Application-level network monitoring/bandwidth tool for Unix/Mac OSX


There are squillions of tools out there that provide traffic analysis on networks at the IP/Port level, but none that I can see that roll up to the "application" level (e.g., Firefox=10.4%, iChat=39.1%, Azureus=27.6%, ...)

Does anyone know of a tool that will show me dynamically:

a) A breakdown of bandwidth usage by Unix process (KB/sec incoming/outgoing), something perhaps like "top" does for processes
b) A breakdown by "application" (I guess somehow determing what processes are actually applications versus processes. This is likely OS specific, in which case I am searching for Mac OS X specifically)
c) A GUI based tool that provides this information. (X11 or preferably a Mac OS X native one)

The ideal tool would show dynamically bandwidth utilisation of a given application, say Firefox, through a network adapter, say en0 or whatever. The idea being simply to see at a glance which *apps* are chewing up the limited bandwidth of a broadband connection (as opposed to which TCP/IP port).

This is small fry stuff, so a free or inexpensive (say under $50) solution is required

Any help much appreciated. Points awarded to first really good suggestion that solves a,b,c  or split between the first few reasonable suggestions that give some of the above.

Thanks in advance
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matheweisConnect With a Mentor Commented:
Such a tool would be useful, unfortunately, I don't know that it can (at least reasonably) be done.

Here's a few clues to get you on track if you want to dive further into it:

Apart from the information provided by top, the only other process-level information that I know of requires process accounting to be turned on (accton from the command line) There's a program for UNIX out that tracks process accounting information called `atop`, but I've never seen a version for OS X.

Even if you do get `atop` working, it still doesn't track I/O. There's a kernel patch out there for UNIXes that will allow atop to track I/O; I have no idea how well it would work with OS X. Then, once you have the per-process I/O, you need would need to figure out how to seperate it file I/O from the network I/O.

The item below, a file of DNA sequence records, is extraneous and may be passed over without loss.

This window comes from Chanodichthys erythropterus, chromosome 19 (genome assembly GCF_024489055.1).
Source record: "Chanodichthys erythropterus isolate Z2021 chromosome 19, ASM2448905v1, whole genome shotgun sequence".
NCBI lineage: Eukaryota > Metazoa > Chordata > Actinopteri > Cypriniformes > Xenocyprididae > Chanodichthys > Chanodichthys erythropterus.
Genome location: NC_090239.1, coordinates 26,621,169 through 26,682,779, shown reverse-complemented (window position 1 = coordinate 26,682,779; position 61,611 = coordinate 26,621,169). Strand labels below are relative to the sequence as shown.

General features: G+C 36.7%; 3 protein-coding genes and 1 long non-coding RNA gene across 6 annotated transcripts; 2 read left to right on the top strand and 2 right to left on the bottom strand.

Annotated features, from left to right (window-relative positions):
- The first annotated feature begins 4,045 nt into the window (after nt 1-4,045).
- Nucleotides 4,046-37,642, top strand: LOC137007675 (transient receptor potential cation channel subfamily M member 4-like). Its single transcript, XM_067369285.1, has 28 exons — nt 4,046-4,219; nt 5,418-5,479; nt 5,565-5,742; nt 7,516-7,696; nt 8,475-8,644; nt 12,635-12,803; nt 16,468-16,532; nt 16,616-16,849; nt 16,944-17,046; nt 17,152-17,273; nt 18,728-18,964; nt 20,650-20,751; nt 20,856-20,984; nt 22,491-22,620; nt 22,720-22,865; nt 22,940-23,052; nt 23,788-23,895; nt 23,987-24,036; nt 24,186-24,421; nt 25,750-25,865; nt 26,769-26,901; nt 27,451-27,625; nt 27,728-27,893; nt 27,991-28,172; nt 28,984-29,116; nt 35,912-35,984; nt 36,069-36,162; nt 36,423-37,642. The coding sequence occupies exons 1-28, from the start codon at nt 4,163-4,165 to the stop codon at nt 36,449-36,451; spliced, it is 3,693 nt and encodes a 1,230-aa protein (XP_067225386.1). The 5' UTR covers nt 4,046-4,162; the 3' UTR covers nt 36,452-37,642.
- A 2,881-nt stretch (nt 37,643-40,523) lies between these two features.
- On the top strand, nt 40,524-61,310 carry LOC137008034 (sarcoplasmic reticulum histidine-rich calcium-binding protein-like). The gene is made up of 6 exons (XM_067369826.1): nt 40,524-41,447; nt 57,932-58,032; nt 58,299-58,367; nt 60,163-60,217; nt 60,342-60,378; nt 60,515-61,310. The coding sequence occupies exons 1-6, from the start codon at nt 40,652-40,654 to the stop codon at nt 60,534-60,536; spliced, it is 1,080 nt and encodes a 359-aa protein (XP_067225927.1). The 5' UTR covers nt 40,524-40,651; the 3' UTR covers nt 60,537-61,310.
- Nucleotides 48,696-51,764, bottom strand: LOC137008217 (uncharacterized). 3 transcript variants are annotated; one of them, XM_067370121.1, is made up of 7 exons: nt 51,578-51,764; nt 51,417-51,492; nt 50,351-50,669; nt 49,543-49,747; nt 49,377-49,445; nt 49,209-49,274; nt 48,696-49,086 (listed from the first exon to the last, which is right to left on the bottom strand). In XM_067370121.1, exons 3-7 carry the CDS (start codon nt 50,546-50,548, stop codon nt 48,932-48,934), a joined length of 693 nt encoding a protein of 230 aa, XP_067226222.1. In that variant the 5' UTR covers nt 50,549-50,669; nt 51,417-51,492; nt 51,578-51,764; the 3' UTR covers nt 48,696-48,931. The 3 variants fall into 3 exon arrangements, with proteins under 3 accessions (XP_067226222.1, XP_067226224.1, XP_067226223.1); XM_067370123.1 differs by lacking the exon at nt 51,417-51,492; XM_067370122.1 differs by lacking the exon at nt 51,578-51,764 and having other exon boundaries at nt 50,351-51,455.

Here's a list of all the (non-gui) programs I know of that will tell you some bit of useful system information (But still not per-process I/O) If you're up to it, most of them can be tapped into with AppleScript for a simpl GUI.

top (Running process)
lsof (Opening files and network sockets)
fs_usage (Running list of file system accesses)
vm_stat (Virtual memory statistics)
sc_calls (Running list of system calls)
iostat (Data read and written from drives)
netstat (Active 'net connections)
accton (Process accounting)

You can look at man [process-name] for more info on each of these.
swatharowAuthor Commented:
OK, thanks. I guess I'll just work with those programs and see what I can do. It must be possible because there's a program for the Mac called Little Snitch that intercepts Internet I/O on an application by application basis. So somehow you are clearly able to link network activities to an application, presumably including the volume of traffic.

Since there are no other responses to this, I'll pass the points on to you.

swartharow - Thanks for the points.

As seen in the Little Snitch FAQ (, they use a proprietary kernel extension to track network activity on a per-application basis. Once you get into writing your own kernel extensions, well, there's not much limit to what can be done.

Sorry we couldn't find what you were looking for... Again, as far as I know, there's nothing really that can do it on the OS X side. What you're really looking for, I think, is an OS X equivalent to the PC program Net Monitor.

You might also try asking the writers of Little Snitch if they are planning on incorporating that ability into future versions of the software. Since they've already written the kernel extensions, it might not be that difficult to add that capability. Worth a try at least.
swatharowAuthor Commented:
Great. Thanks for all the info. I might ask the Little Snitch people what their plans are.
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